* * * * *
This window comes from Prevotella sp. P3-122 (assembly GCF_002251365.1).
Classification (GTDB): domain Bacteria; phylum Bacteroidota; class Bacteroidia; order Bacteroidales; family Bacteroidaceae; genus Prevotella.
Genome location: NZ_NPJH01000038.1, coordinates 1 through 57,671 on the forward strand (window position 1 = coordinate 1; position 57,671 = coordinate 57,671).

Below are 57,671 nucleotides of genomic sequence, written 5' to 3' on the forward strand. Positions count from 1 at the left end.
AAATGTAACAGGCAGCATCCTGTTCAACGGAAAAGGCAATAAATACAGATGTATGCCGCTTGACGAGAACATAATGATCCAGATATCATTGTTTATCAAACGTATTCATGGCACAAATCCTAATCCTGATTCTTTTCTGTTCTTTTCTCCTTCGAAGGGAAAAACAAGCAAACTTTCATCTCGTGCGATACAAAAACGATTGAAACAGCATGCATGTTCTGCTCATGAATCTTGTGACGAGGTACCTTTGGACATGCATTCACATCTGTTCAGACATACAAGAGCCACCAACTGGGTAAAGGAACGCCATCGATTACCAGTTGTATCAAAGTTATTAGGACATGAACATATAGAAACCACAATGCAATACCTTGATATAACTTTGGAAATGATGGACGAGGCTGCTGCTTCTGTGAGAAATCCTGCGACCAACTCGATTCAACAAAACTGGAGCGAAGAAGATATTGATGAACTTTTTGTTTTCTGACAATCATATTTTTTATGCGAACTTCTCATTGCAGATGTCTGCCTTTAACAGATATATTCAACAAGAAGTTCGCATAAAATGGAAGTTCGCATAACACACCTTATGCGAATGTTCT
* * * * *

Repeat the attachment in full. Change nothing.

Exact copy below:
This window comes from Prevotella sp. P3-122 (assembly GCF_002251365.1).
Classification (GTDB): domain Bacteria; phylum Bacteroidota; class Bacteroidia; order Bacteroidales; family Bacteroidaceae; genus Prevotella.
Genome location: NZ_NPJH01000038.1, coordinates 1 through 57,671 on the forward strand (window position 1 = coordinate 1; position 57,671 = coordinate 57,671).

Below are 57,671 nucleotides of genomic sequence, written 5' to 3' on the forward strand. Positions count from 1 at the left end.
AAATGTAACAGGCAGCATCCTGTTCAACGGAAAAGGCAATAAATACAGATGTATGCCGCTTGACGAGAACATAATGATCCAGATATCATTGTTTATCAAACGTATTCATGGCACAAATCCTAATCCTGATTCTTTTCTGTTCTTTTCTCCTTCGAAGGGAAAAACAAGCAAACTTTCATCTCGTGCGATACAAAAACGATTGAAACAGCATGCATGTTCTGCTCATGAATCTTGTGACGAGGTACCTTTGGACATGCATTCACATCTGTTCAGACATACAAGAGCCACCAACTGGGTAAAGGAACGCCATCGATTACCAGTTGTATCAAAGTTATTAGGACATGAACATATAGAAACCACAATGCAATACCTTGATATAACTTTGGAAATGATGGACGAGGCTGCTGCTTCTGTGAGAAATCCTGCGACCAACTCGATTCAACAAAACTGGAGCGAAGAAGATATTGATGAACTTTTTGTTTTCTGACAATCATATTTTTTATGCGAACTTCTCATTGCAGATGTCTGCCTTTAACAGATATATTCAACAAGAAGTTCGCATAAAATGGAAGTTCGCATAACACACCTTATGCGAATGTTCT